The benefit of side effects

Emma Sinclairspend a great deal of my time fielding questions from people asking how to get noticed, how to get support for an entrepreneurial project, what they should be doing if they want to be fast-tracked to management, how to get a promotion, board position… you get the picture.

The list goes on, but for many diligent people, ensuring you are doing all the right things, talking to the right people and mixing in the right circles while reading the right publications and the right social media is essential. This is particularly true of the property industry, which is notoriously cliquey.

It is vital to be informed. But my advice to people who are doing all the right things is that it doesn’t always need to be all about the career ladder. In my opinion, you need to get a side gig.

It doesn’t matter how busy you are in a new job, studying at school or college, working in a start-up, as a junior in the job of your dreams or in a management or board position in a large enterprise, thinking about other people’s challenges or something other than yourself will do you and your career good. It provides perspective, adds skills you otherwise might not develop and allows you to communicate with people on a far more human level.

Career focus is undoubtedly important, but a CV and a personality are about more than just grades, academic accomplishments and qualifications. You learn as much from non-work interactions as from the work ones. I have always hired as much (if not more) based on a conversation as I do on CVs and skills. Of course you may need to have specific skills for your role – but that’s not all you need.

For many of us, career goals and aspirations take up the lion’s share of our weekdays and weekends – as did the years of education we completed, extracurricular activities we may have focused on and work experience in our younger years.

I will always remember my final-round interview at NM Rothschild, the investment bank I eventually chose to join as a graduate. Non-executive director Lord Armstrong (a highly respected civil servant and secretary of the Cabinet for Margaret Thatcher) asked me about my job at McDonald’s instead of my qualifications or previous summer’s internship in a bank. It demonstrated my work ethic – which was what he was most interested in. It was a way I stood out in a crowded basket of undergraduates desperate for a job.

As we get older, we risk it all becoming about the job. But the old adage of “all work and no play makes Jack a dull boy” rings true if most of our time is spent on work – and in my opinion, to our professional disadvantage. My side gigs take me outside property: my father, hero (and best source of career advice), Neil, co-founded the infamous PROPS, which has to date raised £9m to buy disabled and disadvantaged children wheelchairs that they so desperately need for independence.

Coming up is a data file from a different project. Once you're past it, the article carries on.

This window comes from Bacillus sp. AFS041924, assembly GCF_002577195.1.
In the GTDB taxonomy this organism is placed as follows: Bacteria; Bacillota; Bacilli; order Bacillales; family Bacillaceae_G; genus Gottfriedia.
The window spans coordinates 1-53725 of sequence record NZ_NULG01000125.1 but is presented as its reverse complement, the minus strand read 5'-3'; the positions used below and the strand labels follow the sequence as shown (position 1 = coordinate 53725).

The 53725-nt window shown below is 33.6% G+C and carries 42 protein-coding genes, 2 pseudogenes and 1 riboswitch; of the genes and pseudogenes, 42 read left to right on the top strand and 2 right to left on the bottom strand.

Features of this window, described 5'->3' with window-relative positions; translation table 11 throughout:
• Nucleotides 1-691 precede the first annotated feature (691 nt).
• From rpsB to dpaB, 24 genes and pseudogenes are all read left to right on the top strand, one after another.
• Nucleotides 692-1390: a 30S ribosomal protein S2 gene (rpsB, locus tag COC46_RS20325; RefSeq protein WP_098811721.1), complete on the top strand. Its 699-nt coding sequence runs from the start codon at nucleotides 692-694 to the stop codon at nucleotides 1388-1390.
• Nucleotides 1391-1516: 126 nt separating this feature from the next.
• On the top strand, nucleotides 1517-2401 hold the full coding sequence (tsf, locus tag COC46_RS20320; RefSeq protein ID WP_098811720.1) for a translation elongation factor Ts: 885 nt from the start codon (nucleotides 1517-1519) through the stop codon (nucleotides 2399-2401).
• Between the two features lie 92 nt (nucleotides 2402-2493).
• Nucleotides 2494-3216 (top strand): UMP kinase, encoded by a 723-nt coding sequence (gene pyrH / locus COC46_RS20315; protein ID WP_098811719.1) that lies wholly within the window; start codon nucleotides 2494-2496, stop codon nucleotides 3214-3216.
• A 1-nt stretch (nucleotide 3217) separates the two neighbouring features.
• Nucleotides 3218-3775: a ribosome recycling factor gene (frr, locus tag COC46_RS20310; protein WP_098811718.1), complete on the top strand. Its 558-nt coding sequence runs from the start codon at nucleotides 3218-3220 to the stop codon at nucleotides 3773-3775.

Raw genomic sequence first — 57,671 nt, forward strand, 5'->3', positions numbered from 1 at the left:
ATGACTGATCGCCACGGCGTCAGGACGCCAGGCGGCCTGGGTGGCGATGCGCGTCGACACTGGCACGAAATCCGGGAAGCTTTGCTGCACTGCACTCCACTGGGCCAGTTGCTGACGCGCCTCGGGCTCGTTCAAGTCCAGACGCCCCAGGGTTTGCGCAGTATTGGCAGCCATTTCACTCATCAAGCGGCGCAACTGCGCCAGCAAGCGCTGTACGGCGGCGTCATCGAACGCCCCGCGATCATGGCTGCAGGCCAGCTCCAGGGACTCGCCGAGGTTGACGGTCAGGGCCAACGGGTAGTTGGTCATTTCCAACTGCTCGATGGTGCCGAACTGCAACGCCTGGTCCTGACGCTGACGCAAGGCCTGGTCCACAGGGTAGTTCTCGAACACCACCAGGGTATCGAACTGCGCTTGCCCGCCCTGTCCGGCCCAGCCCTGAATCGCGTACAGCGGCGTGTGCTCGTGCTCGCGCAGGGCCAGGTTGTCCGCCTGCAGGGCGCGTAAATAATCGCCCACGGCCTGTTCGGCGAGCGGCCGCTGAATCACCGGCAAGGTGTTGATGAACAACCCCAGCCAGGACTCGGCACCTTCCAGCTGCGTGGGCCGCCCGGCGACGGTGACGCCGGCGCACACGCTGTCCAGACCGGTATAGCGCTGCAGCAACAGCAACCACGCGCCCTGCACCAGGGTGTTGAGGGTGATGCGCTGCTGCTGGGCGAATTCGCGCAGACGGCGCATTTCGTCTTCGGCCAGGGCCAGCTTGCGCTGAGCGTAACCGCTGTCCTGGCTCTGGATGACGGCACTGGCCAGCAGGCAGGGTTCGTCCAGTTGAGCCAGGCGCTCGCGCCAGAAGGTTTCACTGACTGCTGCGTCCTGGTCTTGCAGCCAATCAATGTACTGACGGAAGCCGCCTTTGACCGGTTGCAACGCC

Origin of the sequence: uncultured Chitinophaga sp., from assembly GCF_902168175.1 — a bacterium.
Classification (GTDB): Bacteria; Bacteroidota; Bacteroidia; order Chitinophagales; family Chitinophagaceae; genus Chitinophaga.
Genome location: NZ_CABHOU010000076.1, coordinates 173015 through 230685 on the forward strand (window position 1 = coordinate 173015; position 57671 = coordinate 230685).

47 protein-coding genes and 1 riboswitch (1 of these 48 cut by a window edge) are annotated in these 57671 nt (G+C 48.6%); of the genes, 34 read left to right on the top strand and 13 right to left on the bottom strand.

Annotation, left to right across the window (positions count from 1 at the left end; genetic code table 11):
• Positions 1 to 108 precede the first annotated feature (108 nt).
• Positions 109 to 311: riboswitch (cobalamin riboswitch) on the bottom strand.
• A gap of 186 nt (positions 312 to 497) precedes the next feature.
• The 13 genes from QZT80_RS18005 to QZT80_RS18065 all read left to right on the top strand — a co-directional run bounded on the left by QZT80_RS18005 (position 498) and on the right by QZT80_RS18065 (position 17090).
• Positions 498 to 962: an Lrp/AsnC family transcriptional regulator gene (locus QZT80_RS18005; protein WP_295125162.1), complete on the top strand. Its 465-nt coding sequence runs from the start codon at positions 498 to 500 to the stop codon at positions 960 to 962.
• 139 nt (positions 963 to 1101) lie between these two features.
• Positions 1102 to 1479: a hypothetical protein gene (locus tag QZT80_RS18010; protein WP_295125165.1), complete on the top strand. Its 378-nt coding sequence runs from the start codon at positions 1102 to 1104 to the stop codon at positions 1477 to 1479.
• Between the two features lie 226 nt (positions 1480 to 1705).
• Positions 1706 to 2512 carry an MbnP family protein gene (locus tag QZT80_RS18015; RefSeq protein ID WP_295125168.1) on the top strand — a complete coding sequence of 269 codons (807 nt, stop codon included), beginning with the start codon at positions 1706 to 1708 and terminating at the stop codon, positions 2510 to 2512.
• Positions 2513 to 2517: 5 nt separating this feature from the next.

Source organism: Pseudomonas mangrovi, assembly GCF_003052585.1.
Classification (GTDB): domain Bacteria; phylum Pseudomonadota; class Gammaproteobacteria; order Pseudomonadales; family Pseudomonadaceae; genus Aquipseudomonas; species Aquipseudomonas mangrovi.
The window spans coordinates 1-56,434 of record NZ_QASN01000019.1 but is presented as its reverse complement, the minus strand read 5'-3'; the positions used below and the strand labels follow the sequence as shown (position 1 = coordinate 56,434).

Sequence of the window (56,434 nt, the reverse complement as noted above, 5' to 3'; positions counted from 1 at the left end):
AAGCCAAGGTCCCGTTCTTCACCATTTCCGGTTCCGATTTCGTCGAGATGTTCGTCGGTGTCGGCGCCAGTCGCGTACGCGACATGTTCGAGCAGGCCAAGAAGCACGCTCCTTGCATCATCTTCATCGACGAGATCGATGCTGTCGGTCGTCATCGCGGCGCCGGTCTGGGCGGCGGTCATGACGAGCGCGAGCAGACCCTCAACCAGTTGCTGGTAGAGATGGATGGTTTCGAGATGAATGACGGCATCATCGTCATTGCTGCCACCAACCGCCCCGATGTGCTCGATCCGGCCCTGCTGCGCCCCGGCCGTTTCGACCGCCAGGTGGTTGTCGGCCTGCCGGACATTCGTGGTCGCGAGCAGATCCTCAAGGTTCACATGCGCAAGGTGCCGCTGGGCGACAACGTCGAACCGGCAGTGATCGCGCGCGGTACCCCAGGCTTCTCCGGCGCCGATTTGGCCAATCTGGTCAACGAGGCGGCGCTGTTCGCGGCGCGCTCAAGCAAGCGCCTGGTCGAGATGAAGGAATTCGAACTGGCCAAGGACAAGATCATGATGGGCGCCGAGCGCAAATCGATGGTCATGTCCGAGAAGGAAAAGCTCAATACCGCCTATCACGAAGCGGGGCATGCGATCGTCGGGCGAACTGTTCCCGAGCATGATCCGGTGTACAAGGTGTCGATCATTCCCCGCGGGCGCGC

Further afield, last year I visited Zambia as a Building Young Futures’ business mentor. A partnership between Unicef and Barclays, it seeks to provide financial, enterprise and employability skills to young people in communities where opportunities are limited. This combination of an international NGO and a corporate powerhouse allows me to take my passion for entrepreneurship and participate in some small way in changing the world for the better.

It took no time at all to commit – what an opportunity – but I can assure you I don’t have free time to pop to Africa for field trips. I made time. It has made me a better, more informed person on youth unemployment and what is needed to combat it by talking to people no different from you or me but born into circumstances or geographies that make life somewhat more challenging. And yet everything I discussed relating to work, family and life echoed those of the people I live and work with every day. It was all about seeking a better future through access to opportunity.

And it has done many things. It has motivated me to get more involved, emphasised the importance of committed people, entrepreneurs, NGOs and corporates working together and it reminds me why I continue to build EnterpriseJungle, the business I co-founded. This side gig facilitates a powerful voice at many tables on entrepreneurship, while the business promotes search and discovery in large enterprises, allowing greater connectivity between employees. When interesting people connect, interesting things happen, whether it be through EnterpriseJungle, through a conversation with a friend or colleague or a side gig you may adopt.

Think about defining conversations you have had with people who have truly inspired you. It is unlikely you were talking about the latest article in a magazine (much as I love the EG of course) or the industry conference you attended last spring. More likely it was an unexpected interaction with someone about something they are doing that resonated with you. Explore what’s out there to nourish your mind and soul – because I assure you that will feed a better, richer professional life, too.


Interact with Emma Sinclair on Twitter @ES_Entrepreneur